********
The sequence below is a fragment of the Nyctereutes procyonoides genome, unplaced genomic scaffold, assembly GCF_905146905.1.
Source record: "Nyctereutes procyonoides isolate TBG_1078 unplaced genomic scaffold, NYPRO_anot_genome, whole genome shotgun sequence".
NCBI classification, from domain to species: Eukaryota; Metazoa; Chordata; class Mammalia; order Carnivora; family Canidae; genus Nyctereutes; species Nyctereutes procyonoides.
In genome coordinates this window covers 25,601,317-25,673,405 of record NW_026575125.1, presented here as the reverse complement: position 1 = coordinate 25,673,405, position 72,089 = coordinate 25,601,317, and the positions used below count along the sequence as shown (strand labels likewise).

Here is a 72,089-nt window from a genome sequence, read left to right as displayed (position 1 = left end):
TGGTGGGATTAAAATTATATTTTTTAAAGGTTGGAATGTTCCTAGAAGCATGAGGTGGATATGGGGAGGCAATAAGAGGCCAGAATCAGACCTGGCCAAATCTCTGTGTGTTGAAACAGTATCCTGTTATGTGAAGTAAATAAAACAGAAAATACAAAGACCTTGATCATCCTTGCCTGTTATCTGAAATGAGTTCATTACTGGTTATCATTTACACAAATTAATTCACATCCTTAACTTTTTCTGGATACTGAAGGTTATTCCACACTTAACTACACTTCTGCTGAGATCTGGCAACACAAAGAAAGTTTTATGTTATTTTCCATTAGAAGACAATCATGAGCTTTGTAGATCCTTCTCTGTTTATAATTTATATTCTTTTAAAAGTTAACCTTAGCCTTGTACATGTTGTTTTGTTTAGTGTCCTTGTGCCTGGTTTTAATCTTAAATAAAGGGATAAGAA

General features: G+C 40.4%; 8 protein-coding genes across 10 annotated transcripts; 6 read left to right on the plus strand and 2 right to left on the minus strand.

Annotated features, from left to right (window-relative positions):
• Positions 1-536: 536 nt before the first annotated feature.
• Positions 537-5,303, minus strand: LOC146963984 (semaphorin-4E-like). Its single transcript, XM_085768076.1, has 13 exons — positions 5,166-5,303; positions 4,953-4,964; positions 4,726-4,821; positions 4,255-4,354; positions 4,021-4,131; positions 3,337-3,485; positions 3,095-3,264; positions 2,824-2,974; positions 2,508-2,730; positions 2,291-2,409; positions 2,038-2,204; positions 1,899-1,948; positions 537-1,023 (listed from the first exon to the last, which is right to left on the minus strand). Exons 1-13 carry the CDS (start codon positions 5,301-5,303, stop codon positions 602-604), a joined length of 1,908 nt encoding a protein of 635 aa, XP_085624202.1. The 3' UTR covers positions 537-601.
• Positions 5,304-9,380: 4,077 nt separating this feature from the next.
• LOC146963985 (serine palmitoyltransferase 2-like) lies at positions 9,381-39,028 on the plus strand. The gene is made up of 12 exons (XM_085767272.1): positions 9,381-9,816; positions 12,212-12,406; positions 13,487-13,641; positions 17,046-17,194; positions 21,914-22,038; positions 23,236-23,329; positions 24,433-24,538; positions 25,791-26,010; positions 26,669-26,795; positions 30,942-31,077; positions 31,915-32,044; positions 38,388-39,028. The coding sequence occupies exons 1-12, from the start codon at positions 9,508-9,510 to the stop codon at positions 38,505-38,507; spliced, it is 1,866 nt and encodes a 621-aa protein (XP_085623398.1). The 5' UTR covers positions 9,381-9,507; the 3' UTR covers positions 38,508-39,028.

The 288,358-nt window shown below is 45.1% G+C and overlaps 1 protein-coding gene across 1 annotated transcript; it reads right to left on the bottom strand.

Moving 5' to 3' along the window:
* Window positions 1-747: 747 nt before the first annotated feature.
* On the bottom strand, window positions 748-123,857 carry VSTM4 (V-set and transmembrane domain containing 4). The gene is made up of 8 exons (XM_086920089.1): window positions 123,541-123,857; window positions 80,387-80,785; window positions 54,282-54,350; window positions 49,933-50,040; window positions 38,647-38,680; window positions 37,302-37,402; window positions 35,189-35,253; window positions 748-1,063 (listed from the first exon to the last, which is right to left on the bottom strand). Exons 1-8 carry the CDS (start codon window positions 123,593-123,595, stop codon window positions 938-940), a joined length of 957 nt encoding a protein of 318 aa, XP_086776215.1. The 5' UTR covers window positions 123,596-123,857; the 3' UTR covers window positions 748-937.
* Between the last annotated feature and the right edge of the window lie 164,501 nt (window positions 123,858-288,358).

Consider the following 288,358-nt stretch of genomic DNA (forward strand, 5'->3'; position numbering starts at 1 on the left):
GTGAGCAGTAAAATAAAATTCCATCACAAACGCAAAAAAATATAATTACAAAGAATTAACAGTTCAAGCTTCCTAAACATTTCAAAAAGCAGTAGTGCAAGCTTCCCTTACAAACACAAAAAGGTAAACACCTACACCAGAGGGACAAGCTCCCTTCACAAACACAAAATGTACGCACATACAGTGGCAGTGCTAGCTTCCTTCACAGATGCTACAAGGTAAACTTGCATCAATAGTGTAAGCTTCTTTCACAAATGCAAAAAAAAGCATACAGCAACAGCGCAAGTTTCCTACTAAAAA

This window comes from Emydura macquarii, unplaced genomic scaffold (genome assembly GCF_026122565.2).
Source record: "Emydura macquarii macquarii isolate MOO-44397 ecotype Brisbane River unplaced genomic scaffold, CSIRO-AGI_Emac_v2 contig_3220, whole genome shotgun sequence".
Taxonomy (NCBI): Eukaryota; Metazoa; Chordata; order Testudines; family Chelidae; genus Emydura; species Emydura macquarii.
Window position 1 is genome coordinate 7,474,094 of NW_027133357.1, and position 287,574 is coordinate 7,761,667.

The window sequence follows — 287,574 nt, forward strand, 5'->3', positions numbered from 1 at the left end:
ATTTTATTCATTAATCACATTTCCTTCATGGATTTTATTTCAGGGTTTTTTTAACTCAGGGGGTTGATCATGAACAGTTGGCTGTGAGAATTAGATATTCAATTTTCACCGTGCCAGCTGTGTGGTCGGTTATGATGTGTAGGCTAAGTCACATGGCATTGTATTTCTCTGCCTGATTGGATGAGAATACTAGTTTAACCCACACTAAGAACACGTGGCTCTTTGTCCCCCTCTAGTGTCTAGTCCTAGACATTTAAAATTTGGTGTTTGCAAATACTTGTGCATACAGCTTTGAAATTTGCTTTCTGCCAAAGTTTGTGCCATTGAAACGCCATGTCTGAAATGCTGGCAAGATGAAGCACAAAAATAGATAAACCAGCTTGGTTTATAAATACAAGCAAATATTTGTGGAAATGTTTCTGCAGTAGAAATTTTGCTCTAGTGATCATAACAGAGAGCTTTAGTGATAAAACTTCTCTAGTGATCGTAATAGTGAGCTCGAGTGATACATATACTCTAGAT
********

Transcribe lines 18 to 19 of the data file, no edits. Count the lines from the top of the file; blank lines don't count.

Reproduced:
Consider the following 288,358-nt stretch of genomic DNA (forward strand, 5'->3'; position numbering starts at 1 on the left):
GTGAGCAGTAAAATAAAATTCCATCACAAACGCAAAAAAATATAATTACAAAGAATTAACAGTTCAAGCTTCCTAAACATTTCAAAAAGCAGTAGTGCAAGCTTCCCTTACAAACACAAAAAGGTAAACACCTACACCAGAGGGACAAGCTCCCTTCACAAACACAAAATGTACGCACATACAGTGGCAGTGCTAGCTTCCTTCACAGATGCTACAAGGTAAACTTGCATCAATAGTGTAAGCTTCTTTCACAAATGCAAAAAAAAGCATACAGCAACAGCGCAAGTTTCCTACTAAAAA